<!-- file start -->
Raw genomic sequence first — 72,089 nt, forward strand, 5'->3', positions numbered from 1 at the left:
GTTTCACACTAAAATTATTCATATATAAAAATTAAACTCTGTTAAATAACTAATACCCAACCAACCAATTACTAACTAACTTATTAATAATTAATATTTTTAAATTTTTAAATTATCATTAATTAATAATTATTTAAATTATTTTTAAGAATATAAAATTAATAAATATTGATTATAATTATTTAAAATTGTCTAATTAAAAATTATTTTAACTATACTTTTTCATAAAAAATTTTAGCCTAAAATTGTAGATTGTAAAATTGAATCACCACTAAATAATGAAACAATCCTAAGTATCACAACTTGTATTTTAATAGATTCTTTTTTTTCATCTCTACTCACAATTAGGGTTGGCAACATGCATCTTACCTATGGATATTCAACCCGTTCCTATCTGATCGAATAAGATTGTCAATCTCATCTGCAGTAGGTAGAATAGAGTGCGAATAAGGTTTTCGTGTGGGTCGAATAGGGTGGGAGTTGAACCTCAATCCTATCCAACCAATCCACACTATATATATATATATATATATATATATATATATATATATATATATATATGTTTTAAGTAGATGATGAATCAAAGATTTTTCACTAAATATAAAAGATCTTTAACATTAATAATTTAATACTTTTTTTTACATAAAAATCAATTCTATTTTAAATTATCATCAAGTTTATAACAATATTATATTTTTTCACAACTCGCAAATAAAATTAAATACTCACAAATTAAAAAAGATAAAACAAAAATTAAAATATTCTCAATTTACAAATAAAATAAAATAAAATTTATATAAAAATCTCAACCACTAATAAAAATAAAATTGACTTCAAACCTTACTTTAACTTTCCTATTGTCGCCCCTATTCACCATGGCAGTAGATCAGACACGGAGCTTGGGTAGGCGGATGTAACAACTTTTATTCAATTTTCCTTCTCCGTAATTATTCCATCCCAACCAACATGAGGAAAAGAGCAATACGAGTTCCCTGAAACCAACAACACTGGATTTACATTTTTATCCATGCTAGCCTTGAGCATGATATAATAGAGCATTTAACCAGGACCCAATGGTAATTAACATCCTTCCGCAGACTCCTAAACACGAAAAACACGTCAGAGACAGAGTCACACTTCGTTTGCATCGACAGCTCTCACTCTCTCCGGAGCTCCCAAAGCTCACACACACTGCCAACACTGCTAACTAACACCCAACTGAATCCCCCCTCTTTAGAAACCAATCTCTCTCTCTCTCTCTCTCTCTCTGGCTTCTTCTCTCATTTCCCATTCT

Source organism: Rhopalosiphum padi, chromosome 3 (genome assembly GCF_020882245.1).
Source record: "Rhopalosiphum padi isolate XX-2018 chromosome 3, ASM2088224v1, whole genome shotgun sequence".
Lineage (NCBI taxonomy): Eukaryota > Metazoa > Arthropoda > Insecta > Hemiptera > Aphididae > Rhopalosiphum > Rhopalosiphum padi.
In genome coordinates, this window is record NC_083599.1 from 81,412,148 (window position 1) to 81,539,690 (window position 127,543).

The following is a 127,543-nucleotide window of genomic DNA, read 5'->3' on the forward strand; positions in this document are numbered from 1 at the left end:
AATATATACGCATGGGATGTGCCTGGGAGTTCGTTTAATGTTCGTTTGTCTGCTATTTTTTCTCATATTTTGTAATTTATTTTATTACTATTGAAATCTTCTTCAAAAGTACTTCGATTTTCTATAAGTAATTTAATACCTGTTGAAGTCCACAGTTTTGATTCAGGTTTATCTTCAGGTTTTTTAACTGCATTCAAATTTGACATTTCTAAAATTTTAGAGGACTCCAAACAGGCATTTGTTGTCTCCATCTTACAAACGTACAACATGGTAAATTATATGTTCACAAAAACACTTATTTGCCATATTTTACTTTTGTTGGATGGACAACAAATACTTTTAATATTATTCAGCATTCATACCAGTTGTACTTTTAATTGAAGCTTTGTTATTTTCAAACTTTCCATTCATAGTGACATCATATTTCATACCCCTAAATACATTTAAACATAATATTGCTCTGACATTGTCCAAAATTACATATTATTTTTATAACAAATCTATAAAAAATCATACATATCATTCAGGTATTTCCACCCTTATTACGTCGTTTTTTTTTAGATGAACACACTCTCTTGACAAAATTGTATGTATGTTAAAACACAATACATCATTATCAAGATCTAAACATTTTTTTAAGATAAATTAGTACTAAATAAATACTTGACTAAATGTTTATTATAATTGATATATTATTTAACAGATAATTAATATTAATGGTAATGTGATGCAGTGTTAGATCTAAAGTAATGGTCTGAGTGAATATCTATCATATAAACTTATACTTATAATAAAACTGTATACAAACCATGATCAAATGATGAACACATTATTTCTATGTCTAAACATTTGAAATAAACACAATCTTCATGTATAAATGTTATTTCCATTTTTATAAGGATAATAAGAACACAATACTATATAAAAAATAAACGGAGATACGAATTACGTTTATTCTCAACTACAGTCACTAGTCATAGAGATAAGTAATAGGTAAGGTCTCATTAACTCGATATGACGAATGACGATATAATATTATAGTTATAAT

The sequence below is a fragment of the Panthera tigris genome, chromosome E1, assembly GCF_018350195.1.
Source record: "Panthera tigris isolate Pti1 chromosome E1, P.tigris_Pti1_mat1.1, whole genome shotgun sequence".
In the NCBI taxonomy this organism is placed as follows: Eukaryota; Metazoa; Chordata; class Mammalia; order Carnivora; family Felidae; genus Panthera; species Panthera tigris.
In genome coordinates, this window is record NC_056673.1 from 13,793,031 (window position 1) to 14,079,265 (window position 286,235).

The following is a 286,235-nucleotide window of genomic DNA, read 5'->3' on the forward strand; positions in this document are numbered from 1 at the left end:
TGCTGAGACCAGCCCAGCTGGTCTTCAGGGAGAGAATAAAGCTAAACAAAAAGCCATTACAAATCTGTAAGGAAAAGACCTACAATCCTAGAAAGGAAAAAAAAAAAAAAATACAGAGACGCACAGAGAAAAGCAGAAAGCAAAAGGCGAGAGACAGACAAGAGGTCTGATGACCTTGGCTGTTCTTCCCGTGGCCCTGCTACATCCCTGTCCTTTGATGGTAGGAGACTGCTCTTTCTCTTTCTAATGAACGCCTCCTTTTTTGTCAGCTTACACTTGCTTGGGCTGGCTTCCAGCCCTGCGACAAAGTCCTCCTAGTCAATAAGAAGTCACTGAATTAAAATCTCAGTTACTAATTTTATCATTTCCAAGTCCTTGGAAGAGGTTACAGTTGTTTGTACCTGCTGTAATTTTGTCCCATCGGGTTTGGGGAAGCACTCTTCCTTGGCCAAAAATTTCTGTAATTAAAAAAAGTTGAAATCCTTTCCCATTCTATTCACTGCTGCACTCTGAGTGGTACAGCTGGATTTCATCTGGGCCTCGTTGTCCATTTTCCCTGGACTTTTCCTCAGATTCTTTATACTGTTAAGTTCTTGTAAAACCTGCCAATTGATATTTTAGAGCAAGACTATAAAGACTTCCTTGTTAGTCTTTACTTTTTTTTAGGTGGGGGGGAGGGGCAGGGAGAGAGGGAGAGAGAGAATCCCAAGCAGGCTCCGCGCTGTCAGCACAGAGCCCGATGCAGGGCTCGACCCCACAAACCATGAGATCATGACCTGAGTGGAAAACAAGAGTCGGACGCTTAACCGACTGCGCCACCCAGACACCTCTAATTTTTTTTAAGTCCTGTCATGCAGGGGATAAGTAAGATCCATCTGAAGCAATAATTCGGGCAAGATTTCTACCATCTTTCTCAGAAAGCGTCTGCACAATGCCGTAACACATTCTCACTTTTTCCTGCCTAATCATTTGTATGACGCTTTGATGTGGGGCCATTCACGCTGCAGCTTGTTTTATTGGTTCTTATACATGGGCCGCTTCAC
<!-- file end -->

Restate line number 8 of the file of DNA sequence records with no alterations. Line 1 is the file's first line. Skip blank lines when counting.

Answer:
AATATATACGCATGGGATGTGCCTGGGAGTTCGTTTAATGTTCGTTTGTCTGCTATTTTTTCTCATATTTTGTAATTTATTTTATTACTATTGAAATCTTCTTCAAAAGTACTTCGATTTTCTATAAGTAATTTAATACCTGTTGAAGTCCACAGTTTTGATTCAGGTTTATCTTCAGGTTTTTTAACTGCATTCAAATTTGACATTTCTAAAATTTTAGAGGACTCCAAACAGGCATTTGTTGTCTCCATCTTACAAACGTACAACATGGTAAATTATATGTTCACAAAAACACTTATTTGCCATATTTTACTTTTGTTGGATGGACAACAAATACTTTTAATATTATTCAGCATTCATACCAGTTGTACTTTTAATTGAAGCTTTGTTATTTTCAAACTTTCCATTCATAGTGACATCATATTTCATACCCCTAAATACATTTAAACATAATATTGCTCTGACATTGTCCAAAATTACATATTATTTTTATAACAAATCTATAAAAAATCATACATATCATTCAGGTATTTCCACCCTTATTACGTCGTTTTTTTTTAGATGAACACACTCTCTTGACAAAATTGTATGTATGTTAAAACACAATACATCATTATCAAGATCTAAACATTTTTTTAAGATAAATTAGTACTAAATAAATACTTGACTAAATGTTTATTATAATTGATATATTATTTAACAGATAATTAATATTAATGGTAATGTGATGCAGTGTTAGATCTAAAGTAATGGTCTGAGTGAATATCTATCATATAAACTTATACTTATAATAAAACTGTATACAAACCATGATCAAATGATGAACACATTATTTCTATGTCTAAACATTTGAAATAAACACAATCTTCATGTATAAATGTTATTTCCATTTTTATAAGGATAATAAGAACACAATACTATATAAAAAATAAACGGAGATACGAATTACGTTTATTCTCAACTACAGTCACTAGTCATAGAGATAAGTAATAGGTAAGGTCTCATTAACTCGATATGACGAATGACGATATAATATTATAGTTATAAT